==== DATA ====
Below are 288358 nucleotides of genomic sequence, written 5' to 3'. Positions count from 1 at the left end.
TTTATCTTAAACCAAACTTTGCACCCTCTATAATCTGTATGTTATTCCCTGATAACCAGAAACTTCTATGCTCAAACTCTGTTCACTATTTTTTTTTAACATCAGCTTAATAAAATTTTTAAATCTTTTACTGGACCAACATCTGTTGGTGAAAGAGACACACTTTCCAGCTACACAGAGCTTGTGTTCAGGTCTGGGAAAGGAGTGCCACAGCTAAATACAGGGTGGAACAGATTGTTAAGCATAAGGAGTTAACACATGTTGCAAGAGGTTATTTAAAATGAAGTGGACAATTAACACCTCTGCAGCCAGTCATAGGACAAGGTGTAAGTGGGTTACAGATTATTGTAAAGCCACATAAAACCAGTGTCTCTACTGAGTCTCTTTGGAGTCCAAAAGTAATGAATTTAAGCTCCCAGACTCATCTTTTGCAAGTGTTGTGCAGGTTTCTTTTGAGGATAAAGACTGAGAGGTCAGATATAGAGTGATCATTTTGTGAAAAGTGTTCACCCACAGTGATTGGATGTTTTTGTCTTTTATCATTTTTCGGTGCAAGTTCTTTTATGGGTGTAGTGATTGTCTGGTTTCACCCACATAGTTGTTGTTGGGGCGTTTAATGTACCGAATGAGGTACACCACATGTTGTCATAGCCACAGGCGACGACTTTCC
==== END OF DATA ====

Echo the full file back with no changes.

Below are 288358 nucleotides of genomic sequence, written 5' to 3'. Positions count from 1 at the left end.
TTTATCTTAAACCAAACTTTGCACCCTCTATAATCTGTATGTTATTCCCTGATAACCAGAAACTTCTATGCTCAAACTCTGTTCACTATTTTTTTTTAACATCAGCTTAATAAAATTTTTAAATCTTTTACTGGACCAACATCTGTTGGTGAAAGAGACACACTTTCCAGCTACACAGAGCTTGTGTTCAGGTCTGGGAAAGGAGTGCCACAGCTAAATACAGGGTGGAACAGATTGTTAAGCATAAGGAGTTAACACATGTTGCAAGAGGTTATTTAAAATGAAGTGGACAATTAACACCTCTGCAGCCAGTCATAGGACAAGGTGTAAGTGGGTTACAGATTATTGTAAAGCCACATAAAACCAGTGTCTCTACTGAGTCTCTTTGGAGTCCAAAAGTAATGAATTTAAGCTCCCAGACTCATCTTTTGCAAGTGTTGTGCAGGTTTCTTTTGAGGATAAAGACTGAGAGGTCAGATATAGAGTGATCATTTTGTGAAAAGTGTTCACCCACAGTGATTGGATGTTTTTGTCTTTTATCATTTTTCGGTGCAAGTTCTTTTATGGGTGTAGTGATTGTCTGGTTTCACCCACATAGTTGTTGTTGGGGCGTTTAATGTACCGAATGAGGTACACCACATGTTGTCATAGCCACAGGCGACGACTTTCC